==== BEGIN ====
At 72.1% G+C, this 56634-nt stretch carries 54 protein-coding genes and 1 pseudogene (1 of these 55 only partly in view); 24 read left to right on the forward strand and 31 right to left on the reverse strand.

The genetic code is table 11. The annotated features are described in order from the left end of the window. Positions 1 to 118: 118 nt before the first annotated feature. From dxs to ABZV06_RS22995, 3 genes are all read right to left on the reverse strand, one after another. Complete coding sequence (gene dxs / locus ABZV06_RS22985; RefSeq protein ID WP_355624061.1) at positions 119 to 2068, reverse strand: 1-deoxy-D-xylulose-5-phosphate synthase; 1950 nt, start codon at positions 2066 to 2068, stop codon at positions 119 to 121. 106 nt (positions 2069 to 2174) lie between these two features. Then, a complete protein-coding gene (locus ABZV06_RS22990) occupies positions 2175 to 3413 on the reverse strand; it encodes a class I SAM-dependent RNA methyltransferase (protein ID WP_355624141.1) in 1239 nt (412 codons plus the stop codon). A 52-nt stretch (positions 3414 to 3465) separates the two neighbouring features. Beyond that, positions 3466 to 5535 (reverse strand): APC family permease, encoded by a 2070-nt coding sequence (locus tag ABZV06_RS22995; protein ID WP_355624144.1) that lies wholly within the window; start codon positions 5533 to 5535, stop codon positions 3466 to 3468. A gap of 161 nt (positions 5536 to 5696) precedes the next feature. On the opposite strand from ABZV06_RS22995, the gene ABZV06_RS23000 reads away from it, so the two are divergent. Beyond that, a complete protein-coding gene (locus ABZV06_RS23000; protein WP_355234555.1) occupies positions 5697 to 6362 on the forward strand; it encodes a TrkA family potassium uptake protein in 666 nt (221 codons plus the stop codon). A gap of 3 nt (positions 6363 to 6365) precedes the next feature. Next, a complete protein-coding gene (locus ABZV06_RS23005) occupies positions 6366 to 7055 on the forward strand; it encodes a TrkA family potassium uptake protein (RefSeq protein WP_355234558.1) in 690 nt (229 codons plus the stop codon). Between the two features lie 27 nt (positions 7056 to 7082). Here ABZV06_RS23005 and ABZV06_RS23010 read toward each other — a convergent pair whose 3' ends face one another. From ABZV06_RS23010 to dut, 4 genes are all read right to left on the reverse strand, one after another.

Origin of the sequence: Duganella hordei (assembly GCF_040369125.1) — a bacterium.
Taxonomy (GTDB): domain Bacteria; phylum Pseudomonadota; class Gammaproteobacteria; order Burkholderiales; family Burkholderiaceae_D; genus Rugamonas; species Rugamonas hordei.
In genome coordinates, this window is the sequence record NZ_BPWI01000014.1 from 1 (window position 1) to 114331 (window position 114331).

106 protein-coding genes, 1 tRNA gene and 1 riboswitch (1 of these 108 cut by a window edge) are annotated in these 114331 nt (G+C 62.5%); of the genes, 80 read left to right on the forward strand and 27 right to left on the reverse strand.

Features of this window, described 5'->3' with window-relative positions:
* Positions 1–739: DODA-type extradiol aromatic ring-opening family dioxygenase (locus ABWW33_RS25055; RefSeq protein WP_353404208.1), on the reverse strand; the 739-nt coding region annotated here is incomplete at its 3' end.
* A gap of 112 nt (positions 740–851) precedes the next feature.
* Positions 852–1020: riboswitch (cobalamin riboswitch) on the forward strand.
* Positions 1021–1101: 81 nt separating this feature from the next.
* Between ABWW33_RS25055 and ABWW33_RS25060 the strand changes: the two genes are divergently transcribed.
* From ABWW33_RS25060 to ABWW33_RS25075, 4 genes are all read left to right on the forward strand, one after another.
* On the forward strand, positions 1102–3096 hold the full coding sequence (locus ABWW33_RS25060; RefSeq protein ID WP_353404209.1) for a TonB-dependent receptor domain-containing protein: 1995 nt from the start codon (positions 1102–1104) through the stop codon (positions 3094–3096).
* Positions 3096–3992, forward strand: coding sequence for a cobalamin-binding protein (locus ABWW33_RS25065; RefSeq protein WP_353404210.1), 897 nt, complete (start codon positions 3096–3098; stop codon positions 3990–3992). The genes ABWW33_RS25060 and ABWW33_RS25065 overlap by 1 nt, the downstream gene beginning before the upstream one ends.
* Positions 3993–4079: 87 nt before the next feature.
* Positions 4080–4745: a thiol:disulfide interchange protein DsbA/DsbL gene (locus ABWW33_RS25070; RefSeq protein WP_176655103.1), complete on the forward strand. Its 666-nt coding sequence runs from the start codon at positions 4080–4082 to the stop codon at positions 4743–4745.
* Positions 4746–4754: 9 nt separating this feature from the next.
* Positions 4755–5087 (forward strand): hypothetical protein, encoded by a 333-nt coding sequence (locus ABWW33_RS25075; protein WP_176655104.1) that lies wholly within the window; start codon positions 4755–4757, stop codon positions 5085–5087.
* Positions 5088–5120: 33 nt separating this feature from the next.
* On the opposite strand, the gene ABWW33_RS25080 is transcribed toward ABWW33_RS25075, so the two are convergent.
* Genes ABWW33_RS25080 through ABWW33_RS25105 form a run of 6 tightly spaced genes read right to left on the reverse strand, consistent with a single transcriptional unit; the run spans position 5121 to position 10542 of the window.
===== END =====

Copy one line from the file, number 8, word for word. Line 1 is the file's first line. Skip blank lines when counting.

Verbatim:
* Positions 1–739: DODA-type extradiol aromatic ring-opening family dioxygenase (locus ABWW33_RS25055; RefSeq protein WP_353404208.1), on the reverse strand; the 739-nt coding region annotated here is incomplete at its 3' end.